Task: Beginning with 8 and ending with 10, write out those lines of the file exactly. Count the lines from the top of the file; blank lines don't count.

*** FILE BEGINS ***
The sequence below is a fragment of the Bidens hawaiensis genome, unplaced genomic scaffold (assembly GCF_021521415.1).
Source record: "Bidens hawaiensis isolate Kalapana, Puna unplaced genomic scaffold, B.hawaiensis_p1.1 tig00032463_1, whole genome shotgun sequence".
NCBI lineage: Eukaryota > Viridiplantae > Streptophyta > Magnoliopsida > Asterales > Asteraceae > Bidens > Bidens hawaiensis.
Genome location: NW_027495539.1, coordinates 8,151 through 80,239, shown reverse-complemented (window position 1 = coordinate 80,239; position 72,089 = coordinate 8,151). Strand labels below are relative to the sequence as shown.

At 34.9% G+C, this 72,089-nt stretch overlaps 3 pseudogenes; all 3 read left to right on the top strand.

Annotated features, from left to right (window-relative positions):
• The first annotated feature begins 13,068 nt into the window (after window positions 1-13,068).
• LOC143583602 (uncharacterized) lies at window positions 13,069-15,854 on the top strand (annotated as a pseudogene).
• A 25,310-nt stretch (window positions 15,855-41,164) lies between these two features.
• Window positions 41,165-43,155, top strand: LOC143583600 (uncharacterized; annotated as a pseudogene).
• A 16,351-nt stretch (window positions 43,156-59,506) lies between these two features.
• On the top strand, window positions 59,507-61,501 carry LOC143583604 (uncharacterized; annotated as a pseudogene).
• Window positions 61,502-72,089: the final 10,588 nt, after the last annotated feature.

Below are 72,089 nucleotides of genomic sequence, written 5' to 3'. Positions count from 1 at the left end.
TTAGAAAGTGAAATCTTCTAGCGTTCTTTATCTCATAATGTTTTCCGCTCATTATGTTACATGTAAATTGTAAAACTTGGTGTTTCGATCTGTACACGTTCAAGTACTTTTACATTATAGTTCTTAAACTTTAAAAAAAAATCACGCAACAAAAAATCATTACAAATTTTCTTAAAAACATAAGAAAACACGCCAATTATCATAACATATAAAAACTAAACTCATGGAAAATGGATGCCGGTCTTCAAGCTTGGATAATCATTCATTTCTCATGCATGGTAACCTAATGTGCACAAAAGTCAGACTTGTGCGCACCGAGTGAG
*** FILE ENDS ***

• LOC143583602 (uncharacterized) lies at window positions 13,069-15,854 on the top strand (annotated as a pseudogene).
• A 25,310-nt stretch (window positions 15,855-41,164) lies between these two features.
• Window positions 41,165-43,155, top strand: LOC143583600 (uncharacterized; annotated as a pseudogene).